Earlier this month, Feilden Clegg Bradley Studios released new images of the Southbank Centre, the most detailed renderings yet of the highly controversial redevelopment. Among the most significant alterations are a change to the exterior of the crowning glass box, a slight reduction in the size of the “liner” building (to preserve views of the Houses of Parliament from the neighboring National Theatre), and adjustments to various columns to preserve routes through the site.
Read on to find out more about the changes to the design..
Perhaps the most visible element of the scheme, the large rehearsal room perched atop the complex, is no longer fully glazed due to acoustic reasons. Instead, the rehearsal spaces themselves will feature a reflective cladding, while only the waiting areas in the lower floor of this box will be glazed.
Responding to complaints from the neighboring National Theatre, the liner building has been set back by 3 metres to preserve views of Westminster. FCB Studios have also responded to concerns voiced by the British Film Institute that the development will obscure their building, by adding an entrance to the BFI from the new Southbank Foyer.
Outside, structural columns have been adjusted to preserve important routes through the site. This includes the removal of one of the columns supporting the liner building, to give more space between the buildings and Waterloo Bridge, as well as the offset of the columns supporting the rehearsal box, in order to keep the existing route between the Hayward Gallery and the Queen Elizabeth Hall.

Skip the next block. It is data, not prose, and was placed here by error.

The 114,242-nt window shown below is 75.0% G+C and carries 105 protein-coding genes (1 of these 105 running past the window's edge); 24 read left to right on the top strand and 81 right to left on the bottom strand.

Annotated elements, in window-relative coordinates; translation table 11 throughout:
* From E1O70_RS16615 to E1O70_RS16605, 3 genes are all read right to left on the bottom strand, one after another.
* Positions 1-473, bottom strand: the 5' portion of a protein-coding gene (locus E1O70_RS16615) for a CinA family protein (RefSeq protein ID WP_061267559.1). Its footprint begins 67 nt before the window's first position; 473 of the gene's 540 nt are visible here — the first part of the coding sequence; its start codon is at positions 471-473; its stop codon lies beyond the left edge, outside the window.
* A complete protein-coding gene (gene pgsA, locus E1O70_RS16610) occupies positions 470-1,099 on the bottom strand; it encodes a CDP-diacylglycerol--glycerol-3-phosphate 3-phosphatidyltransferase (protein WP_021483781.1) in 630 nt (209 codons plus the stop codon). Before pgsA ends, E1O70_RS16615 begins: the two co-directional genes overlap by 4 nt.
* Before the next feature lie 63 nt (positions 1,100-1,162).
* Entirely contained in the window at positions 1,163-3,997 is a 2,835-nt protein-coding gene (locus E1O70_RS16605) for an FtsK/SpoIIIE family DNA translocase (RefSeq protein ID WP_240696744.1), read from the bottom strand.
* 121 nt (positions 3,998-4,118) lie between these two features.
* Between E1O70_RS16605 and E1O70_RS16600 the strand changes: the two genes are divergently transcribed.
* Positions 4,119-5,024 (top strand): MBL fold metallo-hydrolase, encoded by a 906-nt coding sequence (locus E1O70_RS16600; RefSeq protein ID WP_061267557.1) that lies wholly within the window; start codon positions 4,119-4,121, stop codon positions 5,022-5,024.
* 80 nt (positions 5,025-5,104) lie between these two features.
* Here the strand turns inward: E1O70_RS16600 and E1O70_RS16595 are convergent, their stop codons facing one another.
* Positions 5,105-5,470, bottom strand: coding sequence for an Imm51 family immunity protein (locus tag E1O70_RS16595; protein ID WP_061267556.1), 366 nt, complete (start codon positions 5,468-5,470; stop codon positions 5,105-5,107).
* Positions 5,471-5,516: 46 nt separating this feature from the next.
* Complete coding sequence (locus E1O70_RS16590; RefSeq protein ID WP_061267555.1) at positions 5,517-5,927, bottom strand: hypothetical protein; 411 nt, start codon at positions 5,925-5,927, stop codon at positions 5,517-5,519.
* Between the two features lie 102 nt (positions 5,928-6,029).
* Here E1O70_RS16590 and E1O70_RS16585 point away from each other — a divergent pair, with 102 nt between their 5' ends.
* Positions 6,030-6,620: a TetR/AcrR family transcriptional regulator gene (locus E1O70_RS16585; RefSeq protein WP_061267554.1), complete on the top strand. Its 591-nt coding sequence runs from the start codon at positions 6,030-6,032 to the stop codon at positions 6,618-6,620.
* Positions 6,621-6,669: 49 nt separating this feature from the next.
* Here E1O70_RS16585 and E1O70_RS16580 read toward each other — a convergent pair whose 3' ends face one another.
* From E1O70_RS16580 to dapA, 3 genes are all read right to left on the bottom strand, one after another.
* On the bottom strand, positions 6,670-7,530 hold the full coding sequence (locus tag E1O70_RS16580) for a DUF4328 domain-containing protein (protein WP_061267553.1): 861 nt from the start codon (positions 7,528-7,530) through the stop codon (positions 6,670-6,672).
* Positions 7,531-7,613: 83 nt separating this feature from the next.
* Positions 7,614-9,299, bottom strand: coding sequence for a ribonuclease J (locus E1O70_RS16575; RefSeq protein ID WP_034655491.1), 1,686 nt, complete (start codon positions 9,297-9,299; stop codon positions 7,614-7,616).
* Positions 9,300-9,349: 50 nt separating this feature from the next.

However, most of the most controversial features of the design remain in place: the design retains the commercial space that will occupy the existing skatepark, and Southbank Centre has not wavered on its plan to move the skaters to a purpose-built space nearby. Also, though the exterior of the rehearsal space has changed, its size and height have not – a key criticism from the 20th Century Society.
In an interview with BD, Peter Clegg and Ian Taylor defended their design, saying “the overall strategy remains fundamentally the same, but there are a number of things we think have enhanced the scheme compared with the original submission.”
In response to the criticisms their design has attracted, Clegg argued that “the Southbank Centre stands for exuberance and we are trying to capture that while also retaining the really courageous set of buildings from the 1960s. The more we work on those buildings the more we love them.”